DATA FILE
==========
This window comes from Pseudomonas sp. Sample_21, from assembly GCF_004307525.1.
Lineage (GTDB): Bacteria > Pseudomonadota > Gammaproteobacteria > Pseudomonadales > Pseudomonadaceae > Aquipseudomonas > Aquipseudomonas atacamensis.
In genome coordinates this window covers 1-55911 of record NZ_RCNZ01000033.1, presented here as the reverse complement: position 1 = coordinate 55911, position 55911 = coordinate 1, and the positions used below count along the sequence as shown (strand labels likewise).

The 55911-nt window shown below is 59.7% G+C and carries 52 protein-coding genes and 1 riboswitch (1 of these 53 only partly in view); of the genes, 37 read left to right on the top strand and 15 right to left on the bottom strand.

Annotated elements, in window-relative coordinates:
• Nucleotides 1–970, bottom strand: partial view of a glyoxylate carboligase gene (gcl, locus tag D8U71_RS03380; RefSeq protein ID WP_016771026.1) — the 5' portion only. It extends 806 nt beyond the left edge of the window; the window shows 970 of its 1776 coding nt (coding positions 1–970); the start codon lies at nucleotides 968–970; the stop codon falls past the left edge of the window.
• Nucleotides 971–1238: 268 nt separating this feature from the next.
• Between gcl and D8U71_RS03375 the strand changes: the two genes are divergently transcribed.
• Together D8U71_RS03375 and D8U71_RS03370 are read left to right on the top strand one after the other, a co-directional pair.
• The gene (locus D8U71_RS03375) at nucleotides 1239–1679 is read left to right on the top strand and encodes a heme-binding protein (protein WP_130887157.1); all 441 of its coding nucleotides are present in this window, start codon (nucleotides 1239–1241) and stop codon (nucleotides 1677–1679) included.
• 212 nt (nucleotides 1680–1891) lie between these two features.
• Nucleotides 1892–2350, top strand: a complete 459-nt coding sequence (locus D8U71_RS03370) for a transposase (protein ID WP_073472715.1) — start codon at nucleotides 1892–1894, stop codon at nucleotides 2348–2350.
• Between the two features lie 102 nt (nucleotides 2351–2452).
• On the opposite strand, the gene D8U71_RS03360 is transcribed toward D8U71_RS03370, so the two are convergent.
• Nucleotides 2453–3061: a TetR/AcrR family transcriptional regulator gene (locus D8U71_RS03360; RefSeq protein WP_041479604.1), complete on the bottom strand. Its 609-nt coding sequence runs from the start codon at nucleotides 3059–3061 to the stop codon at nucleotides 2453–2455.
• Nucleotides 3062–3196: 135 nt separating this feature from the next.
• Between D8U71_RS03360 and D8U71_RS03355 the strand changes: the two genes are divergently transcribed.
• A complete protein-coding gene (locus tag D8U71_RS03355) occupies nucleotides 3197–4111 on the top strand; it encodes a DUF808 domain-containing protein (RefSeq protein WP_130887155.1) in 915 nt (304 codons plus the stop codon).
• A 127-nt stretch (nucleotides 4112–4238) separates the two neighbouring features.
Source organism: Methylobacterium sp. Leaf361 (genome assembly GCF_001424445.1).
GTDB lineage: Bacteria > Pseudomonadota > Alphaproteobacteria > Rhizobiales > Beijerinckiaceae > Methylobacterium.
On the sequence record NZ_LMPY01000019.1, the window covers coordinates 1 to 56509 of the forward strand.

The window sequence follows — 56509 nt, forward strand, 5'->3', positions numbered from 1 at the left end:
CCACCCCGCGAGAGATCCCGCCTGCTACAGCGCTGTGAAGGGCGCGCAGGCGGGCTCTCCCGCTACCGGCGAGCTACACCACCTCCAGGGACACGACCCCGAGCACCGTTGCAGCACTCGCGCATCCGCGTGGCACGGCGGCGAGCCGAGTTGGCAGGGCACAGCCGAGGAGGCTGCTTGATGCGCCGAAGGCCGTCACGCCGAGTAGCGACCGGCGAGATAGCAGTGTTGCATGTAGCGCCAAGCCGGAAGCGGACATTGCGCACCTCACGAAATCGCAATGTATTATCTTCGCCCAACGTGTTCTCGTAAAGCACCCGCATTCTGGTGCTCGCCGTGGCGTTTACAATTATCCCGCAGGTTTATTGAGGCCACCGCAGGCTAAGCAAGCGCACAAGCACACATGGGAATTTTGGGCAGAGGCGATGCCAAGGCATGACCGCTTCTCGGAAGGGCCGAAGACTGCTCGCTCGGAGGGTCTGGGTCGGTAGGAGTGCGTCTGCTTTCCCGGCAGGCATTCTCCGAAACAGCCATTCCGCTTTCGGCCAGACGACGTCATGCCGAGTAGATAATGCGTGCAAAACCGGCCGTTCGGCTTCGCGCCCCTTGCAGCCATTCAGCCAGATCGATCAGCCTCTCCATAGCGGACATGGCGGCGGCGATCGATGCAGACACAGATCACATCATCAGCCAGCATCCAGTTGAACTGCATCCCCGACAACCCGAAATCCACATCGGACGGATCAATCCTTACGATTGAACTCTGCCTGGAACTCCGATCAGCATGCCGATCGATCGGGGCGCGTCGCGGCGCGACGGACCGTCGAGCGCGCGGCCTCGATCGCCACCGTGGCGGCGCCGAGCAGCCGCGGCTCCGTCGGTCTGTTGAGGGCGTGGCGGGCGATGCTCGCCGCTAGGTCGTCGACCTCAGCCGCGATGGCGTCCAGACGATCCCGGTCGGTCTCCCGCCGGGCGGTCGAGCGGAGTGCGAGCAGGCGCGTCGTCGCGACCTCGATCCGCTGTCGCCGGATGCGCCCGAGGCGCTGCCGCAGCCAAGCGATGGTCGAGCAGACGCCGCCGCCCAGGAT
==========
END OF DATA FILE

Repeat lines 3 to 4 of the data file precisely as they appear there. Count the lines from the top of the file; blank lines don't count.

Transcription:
In genome coordinates this window covers 1-55911 of record NZ_RCNZ01000033.1, presented here as the reverse complement: position 1 = coordinate 55911, position 55911 = coordinate 1, and the positions used below count along the sequence as shown (strand labels likewise).

The 55911-nt window shown below is 59.7% G+C and carries 52 protein-coding genes and 1 riboswitch (1 of these 53 only partly in view); of the genes, 37 read left to right on the top strand and 15 right to left on the bottom strand.